We’ve become really spoilt when it comes to fine dining options in Dubai. A city of five-star hotels specialising in the most luxurious of experiences and cuisines, we can think of no better representation of this ethos than the high-end dining enclave of DIFC.
Call it the Canary Wharf of Dubai, but Dubai International Financial Centre is the place where vast amounts of money are made and spent in the city and with the bar being set so high by brands like Zuma and Gaucho, DIFC has become a very competitive marketplace when it comes to dining, and one where expectations are at an all-time high.
The relatively new Le Cirque in the Ritz Carlton DIFC should require little introduction. As the Middle Eastern outpost of the iconic New York restaurant opened by entrepreneur Sirio Maccioni in 1974. Le Cirque translates as ‘the circus’ in French and although the approach is more sophisticated than their colourful casual sister restaurant Circo in Abu Dhabi, elements of the big top experience still remain.
Situated in the far left corner of the Ritz Carlton DIFC”s mezzanine level, a pair of sleek red curtains mark the entrance to Le Cirque, Stepping inside, we’re immediately taken aback by just how pleasing the space is, for Le Cirque is a relatively small restaurant featuring a colour scheme of brilliant white and subtle grey that reminds us of freshly fallen snow. On first impressions, Le Cirque feels VERY fine dining, with perfectly ironed table linen, immaculate glassware and precisely positioned cutlery. The intricacies of the table set-up are admirably reflected in the proficient and (surprisingly) subtle service style, fronted by head sommelier Gregg Lambert, our ringmaster for the day.
Le Cirque’s cuisine is described as ‘French fare with signature Italian influences’ and it’s this simplicity and a strong focus on the finest seasonal ingredients that make dining at Le Cirque such a pleasure. Opting for the Chef’s selection during our Saturday lunch, we’re able to deter ourselves away from the staple items of burrata, carpaccio and tartare that we would have otherwise knowingly selected.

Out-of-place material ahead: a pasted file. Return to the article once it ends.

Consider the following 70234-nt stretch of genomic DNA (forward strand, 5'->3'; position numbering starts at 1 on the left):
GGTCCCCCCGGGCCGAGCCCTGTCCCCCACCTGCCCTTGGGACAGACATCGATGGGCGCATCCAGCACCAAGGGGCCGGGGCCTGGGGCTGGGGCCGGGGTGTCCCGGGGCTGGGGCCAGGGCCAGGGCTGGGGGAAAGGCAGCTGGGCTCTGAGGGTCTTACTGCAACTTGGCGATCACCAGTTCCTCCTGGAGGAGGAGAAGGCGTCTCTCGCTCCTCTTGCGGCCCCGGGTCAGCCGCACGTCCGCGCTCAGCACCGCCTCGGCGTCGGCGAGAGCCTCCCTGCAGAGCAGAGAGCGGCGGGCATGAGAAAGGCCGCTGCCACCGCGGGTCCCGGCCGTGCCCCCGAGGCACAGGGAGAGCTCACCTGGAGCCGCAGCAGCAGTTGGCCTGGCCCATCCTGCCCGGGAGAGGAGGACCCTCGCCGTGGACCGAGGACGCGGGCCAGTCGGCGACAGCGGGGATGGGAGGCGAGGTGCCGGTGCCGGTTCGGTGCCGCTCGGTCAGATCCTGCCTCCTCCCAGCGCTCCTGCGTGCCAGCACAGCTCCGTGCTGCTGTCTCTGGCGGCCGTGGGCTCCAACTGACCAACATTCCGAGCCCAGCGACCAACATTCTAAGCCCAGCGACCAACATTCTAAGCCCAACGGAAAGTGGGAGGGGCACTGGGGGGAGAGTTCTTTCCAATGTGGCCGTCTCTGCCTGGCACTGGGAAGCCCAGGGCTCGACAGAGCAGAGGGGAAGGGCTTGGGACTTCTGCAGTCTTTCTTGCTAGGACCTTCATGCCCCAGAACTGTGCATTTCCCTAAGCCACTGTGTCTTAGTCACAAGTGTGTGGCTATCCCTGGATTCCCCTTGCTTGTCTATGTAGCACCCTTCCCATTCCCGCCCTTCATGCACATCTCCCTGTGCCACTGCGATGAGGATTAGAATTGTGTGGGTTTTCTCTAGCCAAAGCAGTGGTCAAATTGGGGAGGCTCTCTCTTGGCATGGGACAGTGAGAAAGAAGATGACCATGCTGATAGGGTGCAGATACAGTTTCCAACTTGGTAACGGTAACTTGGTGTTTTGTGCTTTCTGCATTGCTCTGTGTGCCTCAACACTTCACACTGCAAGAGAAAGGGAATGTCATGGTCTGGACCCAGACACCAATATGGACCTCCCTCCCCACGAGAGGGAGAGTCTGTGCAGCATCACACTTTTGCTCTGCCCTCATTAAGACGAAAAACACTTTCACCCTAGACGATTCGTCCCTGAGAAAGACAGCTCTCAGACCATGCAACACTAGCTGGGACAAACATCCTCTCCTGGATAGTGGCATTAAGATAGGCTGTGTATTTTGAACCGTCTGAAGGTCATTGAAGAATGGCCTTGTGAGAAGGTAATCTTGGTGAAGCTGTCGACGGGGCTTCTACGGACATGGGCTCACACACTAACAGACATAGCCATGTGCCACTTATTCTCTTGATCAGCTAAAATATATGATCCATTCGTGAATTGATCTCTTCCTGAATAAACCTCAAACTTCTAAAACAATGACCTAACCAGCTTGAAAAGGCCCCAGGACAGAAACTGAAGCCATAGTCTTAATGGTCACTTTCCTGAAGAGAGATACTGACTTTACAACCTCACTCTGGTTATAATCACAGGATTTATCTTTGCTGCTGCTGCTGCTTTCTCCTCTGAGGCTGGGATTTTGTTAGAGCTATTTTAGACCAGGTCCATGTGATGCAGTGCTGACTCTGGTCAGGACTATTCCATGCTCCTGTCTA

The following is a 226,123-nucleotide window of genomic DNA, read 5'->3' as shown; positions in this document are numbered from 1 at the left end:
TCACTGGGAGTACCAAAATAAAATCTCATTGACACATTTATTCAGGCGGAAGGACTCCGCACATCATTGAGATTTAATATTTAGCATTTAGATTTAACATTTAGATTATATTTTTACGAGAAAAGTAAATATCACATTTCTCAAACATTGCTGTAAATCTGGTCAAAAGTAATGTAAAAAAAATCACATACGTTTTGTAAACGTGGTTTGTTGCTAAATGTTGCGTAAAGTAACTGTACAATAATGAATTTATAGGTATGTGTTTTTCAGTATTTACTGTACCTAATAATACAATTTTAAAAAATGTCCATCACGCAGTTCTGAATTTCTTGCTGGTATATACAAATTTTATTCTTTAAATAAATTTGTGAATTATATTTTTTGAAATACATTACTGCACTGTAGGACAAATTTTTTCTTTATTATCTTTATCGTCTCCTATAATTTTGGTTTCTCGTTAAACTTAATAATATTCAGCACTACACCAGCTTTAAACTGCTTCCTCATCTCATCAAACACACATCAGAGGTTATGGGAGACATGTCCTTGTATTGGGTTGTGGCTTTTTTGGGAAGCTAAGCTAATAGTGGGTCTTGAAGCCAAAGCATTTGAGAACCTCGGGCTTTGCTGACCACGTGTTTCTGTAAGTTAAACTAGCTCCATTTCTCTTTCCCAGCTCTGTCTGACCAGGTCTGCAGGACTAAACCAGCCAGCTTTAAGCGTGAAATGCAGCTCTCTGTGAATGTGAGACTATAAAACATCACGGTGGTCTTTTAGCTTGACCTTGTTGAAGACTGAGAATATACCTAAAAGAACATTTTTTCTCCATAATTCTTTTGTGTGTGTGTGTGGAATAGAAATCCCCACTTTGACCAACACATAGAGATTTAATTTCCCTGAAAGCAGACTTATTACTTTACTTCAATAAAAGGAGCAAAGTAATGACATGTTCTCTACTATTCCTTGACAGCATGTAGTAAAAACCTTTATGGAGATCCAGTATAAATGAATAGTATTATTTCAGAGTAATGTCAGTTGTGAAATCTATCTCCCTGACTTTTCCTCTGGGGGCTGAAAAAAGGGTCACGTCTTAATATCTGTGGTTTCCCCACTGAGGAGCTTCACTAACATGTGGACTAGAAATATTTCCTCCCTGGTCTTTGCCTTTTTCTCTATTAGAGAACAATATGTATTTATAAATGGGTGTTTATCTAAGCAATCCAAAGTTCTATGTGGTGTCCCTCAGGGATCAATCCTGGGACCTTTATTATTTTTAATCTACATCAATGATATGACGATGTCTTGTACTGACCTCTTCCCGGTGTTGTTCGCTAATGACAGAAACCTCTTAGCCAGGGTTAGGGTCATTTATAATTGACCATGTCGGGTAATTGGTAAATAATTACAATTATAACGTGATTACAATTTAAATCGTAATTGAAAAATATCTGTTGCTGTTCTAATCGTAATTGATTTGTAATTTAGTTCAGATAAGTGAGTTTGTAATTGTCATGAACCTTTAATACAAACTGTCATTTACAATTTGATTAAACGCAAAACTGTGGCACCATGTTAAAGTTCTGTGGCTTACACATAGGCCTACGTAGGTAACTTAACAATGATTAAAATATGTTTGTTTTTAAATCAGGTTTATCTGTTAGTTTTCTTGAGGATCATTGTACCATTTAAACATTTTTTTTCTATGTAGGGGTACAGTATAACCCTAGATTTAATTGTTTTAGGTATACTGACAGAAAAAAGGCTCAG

Things begin with Pois Sucre (AED 65) a relatively simple and altogether moreish sugar snap salad mixed with feta, avocado, puffed quinoa and a mustard dressing. Daintily presented, this healthy starter offers an unexpected ‘bite’ in terms of texture with each individual ingredient complementing each other well.
The Noix De St. Jacques (AED 100) is a dish we’ll never forget and one that immediately jumps to the top of the list of best things we’ve eaten in the UAE this year (no mean feat considering we’ve dined at close to 150 restaurants in 2017). The scorched scallop is beautifully plated upon a black canvas with a striking swathe of orange from the sweet potato puree and pops of colour from a garnish of edible flowers. A meticulously constructed dish, the addition of a warm coconut and ginger creme works to harmonise the flavours of the plate into something altogether remarkable.
We could smell the powerful aroma of garlic prior to the arrival of the Escargots A La Bourguignonne (AED 90) and while confit snails may perturb some diners, we think they are one of the strongest selling points of Le Cirque. With the correct tools (tongs and a snail fork) required to alleviate these gastropods from their shells, the taste is the ideal reward for all the hard work. Dipped in the enticing garlic and herb butter and slathered across a slice of freshly baked bread, there’s a faint peppery aftertaste that may be accentuated further by a subtle white wine and the escargots at Le Cirque represent the epitome of French fine dining.
Our Chef’s menu completely disregards the pasta options available and instead brings us straight into the main courses, where we’re treated to a golden chicken breast served against a backdrop of mashed potato, peas and white asparagus tips. The moist and well-seasoned chicken makes for a pleasing plate but we do wish there was perhaps a little bit more mashed potato. The Veal Risotto is also a highlight, with the tender meat sliding away at the mere touch of a knife. The rich meat works inexplicably well against the al dente risotto where peas once again take dominance.
With the arrival of the desserts, it’s apparent there are no weak links in the dining experience at Le Cirque, and with the atmosphere kept jovial thanks to a pianist playing everything from classical, to Beyonce and Despacito, it would seem this restaurant is one of the few in the city to offer the entire package. We end the meal with Le Cirque’s signature Creme Brulee (AED 50), gloriously eggy and provided the pleasing ‘crack’ as the spoon passes through the vanilla burnt sugar. It’s a strong dessert and for those diners looking to learn the recipe (which originated at the New York location), it’s revealed on the bottom of the serving dish once you’ve finished.
Similarly, the Paris Brest (AED 55) hits a sweet note via a combination of choux pastry, almond praline and an addictive caramel ice cream, allowing the expertise of Le Cirque’s culinary team to shine through one final time.
We were invited to dine at Le Cirque. All views are our own and all photographs are © Out & About UAE. Two interior images used courtesy of Le Cirque.